Main content area

Distribution, source identification, and ecological-health risks of potentially toxic elements (PTEs) in soil of thallium mine area (southwestern Guizhou, China)

Jiang, Feng, Ren, Bozhi, Hursthouse, Andrew, Deng, Renjian, Wang, Zhenghua
Environmental science and pollution research international 2019 v.26 no.16 pp. 16556-16567
arsenic, cadmium, carcinogenicity, children, chromium, computer software, copper, environmental health, geographic information systems, human health, leaching, lead, mining, pollution, principal component analysis, rain, risk, risk assessment, rivers, soil, thallium, topography, toxic substances, zinc, China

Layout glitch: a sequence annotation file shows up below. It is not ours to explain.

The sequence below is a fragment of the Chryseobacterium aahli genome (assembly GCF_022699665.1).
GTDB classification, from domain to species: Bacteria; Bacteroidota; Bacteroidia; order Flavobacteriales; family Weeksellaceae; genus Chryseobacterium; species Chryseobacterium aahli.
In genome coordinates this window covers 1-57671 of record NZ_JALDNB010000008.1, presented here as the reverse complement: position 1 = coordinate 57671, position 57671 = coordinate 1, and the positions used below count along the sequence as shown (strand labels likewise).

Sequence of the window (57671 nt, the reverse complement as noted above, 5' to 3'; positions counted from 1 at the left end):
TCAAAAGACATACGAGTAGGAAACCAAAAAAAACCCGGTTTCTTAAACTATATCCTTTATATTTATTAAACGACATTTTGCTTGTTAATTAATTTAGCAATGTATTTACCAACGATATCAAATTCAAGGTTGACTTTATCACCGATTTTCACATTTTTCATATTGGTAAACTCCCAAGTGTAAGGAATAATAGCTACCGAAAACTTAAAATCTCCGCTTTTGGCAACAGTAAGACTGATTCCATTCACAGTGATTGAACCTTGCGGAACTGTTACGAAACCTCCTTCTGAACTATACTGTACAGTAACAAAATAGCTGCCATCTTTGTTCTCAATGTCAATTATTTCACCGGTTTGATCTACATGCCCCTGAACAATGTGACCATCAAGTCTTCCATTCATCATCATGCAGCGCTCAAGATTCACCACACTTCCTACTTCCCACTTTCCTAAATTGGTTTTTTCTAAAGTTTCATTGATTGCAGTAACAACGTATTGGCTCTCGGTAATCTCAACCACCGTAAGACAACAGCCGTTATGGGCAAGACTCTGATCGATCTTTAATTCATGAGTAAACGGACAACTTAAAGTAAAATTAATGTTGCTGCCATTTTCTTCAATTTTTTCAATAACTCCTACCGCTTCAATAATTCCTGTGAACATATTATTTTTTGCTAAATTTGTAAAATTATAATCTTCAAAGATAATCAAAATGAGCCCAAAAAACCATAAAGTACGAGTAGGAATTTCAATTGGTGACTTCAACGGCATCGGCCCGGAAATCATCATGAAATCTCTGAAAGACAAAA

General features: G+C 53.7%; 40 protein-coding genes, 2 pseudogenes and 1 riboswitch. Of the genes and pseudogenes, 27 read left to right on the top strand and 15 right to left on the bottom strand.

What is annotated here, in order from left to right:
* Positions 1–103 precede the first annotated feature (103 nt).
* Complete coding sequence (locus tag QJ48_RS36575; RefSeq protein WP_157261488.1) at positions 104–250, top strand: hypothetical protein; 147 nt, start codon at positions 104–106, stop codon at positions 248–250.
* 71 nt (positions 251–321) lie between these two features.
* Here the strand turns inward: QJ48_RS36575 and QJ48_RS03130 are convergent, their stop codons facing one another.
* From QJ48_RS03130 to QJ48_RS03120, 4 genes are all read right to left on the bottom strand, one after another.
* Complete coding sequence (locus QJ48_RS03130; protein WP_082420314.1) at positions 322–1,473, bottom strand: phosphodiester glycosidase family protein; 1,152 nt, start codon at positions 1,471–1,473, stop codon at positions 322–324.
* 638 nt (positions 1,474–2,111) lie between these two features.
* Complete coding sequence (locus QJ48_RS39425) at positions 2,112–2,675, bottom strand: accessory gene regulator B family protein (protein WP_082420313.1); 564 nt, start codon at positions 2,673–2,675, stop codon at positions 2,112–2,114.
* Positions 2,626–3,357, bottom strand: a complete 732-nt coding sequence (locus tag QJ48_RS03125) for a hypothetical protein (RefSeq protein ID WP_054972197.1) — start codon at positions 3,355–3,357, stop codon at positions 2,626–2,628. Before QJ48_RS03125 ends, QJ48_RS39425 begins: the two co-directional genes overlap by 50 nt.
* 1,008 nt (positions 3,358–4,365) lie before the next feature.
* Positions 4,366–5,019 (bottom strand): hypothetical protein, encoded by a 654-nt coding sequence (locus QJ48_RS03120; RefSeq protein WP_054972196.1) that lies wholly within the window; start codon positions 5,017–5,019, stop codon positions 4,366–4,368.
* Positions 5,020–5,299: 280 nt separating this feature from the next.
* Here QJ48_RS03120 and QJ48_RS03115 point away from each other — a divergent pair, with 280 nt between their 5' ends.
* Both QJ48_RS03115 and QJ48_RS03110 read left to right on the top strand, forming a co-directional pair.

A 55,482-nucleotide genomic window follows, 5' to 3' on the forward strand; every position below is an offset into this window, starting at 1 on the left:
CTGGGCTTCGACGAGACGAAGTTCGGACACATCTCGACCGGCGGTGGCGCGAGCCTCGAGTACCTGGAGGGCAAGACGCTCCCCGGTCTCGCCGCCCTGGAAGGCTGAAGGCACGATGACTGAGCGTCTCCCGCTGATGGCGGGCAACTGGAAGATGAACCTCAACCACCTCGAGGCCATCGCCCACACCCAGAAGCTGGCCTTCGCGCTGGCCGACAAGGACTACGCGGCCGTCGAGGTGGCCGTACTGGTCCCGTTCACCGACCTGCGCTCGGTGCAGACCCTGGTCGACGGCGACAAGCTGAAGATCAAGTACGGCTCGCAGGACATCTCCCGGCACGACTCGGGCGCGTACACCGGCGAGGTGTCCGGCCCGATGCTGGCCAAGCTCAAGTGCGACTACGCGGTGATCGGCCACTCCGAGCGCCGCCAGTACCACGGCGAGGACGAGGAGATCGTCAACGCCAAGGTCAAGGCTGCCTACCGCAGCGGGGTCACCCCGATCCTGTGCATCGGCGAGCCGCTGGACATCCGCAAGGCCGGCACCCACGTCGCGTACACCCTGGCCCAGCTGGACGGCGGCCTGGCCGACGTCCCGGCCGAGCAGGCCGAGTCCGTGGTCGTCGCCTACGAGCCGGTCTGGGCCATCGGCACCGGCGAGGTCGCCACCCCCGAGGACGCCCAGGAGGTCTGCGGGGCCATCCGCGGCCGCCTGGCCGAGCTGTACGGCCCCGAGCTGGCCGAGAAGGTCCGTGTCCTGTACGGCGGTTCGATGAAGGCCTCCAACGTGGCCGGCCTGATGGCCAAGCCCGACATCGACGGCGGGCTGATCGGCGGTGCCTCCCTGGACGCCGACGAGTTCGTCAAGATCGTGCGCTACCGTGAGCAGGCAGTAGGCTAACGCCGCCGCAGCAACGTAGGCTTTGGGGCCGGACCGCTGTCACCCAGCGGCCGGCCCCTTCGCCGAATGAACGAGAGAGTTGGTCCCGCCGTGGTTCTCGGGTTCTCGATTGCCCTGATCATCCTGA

The exploitation of thallium (Tl) resources through mining poses a significant threat to ecological systems and human health due to its high toxicity and ready assimilation by human body. We report the first assessment of the pollution, spatial distribution, source, and ecological-health risks of potentially toxic elements (PTEs) in Tl mining area of southwest Guizhou, China. Spatial distribution maps for PTEs were visualized by ArcGIS to identify their distribution trends. We use the enrichment factor (EF), correlation analysis, and principal component analysis to identify likely sources of seven PTEs mining area. The wider risk assessment was evaluated using the geoaccumulation index (Igₑₒ), potential ecological risk index (RI), human non-carcinogenic risk (HI), and carcinogenic risk (CR). The results revealed the PTEs content in the study area identifies direct mining, metal production, and domestic pollution sources. In addition, the distribution of PTEs was also affected by the topography, rain water leaching, and river dispersals. The main elements of concern are Tl and As, while Cd, Cr, Cu, Pb, and Zn do not show significant enrichment in the area despite associations with the ore deposit. Risk assessment identifies strong pollution and ecological risks and poses unacceptable human health risks to local residents, especially for children. The ecological risk in the study is identified to be predominantly from Tl (74.32%), followed by As (8.57%) and Cd (7.32%). The contribution of PTEs to the non-carcinogenic risk of humans in the study area is exclusively from As and Tl, while the carcinogenic risk is dominated by As, and the other elements pose no significant risk to human health.